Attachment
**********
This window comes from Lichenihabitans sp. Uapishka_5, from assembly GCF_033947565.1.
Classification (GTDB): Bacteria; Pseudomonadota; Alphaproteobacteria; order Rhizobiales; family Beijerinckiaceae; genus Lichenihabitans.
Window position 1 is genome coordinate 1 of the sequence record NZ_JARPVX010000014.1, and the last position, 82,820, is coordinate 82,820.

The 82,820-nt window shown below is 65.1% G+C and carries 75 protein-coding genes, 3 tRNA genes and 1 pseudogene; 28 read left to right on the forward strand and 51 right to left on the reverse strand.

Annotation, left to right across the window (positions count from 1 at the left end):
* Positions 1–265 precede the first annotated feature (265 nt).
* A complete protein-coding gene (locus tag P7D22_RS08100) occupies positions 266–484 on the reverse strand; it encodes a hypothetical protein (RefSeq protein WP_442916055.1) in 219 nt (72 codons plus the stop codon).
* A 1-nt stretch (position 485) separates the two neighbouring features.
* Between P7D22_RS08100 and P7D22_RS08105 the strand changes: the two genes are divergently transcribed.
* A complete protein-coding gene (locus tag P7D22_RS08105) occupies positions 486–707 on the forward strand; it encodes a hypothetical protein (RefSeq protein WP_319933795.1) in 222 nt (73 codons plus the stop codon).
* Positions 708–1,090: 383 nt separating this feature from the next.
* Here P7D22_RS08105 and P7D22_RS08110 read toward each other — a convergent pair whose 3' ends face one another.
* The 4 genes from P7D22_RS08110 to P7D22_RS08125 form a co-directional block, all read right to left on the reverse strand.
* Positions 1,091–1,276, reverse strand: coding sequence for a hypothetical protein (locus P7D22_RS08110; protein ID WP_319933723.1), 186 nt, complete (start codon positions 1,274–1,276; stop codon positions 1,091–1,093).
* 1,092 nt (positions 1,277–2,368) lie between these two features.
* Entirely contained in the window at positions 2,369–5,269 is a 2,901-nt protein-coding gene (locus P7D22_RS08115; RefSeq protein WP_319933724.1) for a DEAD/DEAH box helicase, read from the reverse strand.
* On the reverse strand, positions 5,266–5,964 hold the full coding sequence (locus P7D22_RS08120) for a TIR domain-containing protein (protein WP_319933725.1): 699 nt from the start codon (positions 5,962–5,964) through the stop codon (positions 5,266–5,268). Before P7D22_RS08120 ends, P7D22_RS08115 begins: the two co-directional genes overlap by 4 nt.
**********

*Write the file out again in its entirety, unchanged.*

This window comes from Lichenihabitans sp. Uapishka_5, from assembly GCF_033947565.1.
Classification (GTDB): Bacteria; Pseudomonadota; Alphaproteobacteria; order Rhizobiales; family Beijerinckiaceae; genus Lichenihabitans.
Window position 1 is genome coordinate 1 of the sequence record NZ_JARPVX010000014.1, and the last position, 82,820, is coordinate 82,820.

The 82,820-nt window shown below is 65.1% G+C and carries 75 protein-coding genes, 3 tRNA genes and 1 pseudogene; 28 read left to right on the forward strand and 51 right to left on the reverse strand.

Annotation, left to right across the window (positions count from 1 at the left end):
* Positions 1–265 precede the first annotated feature (265 nt).
* A complete protein-coding gene (locus tag P7D22_RS08100) occupies positions 266–484 on the reverse strand; it encodes a hypothetical protein (RefSeq protein WP_442916055.1) in 219 nt (72 codons plus the stop codon).
* A 1-nt stretch (position 485) separates the two neighbouring features.
* Between P7D22_RS08100 and P7D22_RS08105 the strand changes: the two genes are divergently transcribed.
* A complete protein-coding gene (locus tag P7D22_RS08105) occupies positions 486–707 on the forward strand; it encodes a hypothetical protein (RefSeq protein WP_319933795.1) in 222 nt (73 codons plus the stop codon).
* Positions 708–1,090: 383 nt separating this feature from the next.
* Here P7D22_RS08105 and P7D22_RS08110 read toward each other — a convergent pair whose 3' ends face one another.
* The 4 genes from P7D22_RS08110 to P7D22_RS08125 form a co-directional block, all read right to left on the reverse strand.
* Positions 1,091–1,276, reverse strand: coding sequence for a hypothetical protein (locus P7D22_RS08110; protein ID WP_319933723.1), 186 nt, complete (start codon positions 1,274–1,276; stop codon positions 1,091–1,093).
* 1,092 nt (positions 1,277–2,368) lie between these two features.
* Entirely contained in the window at positions 2,369–5,269 is a 2,901-nt protein-coding gene (locus P7D22_RS08115; RefSeq protein WP_319933724.1) for a DEAD/DEAH box helicase, read from the reverse strand.
* On the reverse strand, positions 5,266–5,964 hold the full coding sequence (locus P7D22_RS08120) for a TIR domain-containing protein (protein WP_319933725.1): 699 nt from the start codon (positions 5,962–5,964) through the stop codon (positions 5,266–5,268). Before P7D22_RS08120 ends, P7D22_RS08115 begins: the two co-directional genes overlap by 4 nt.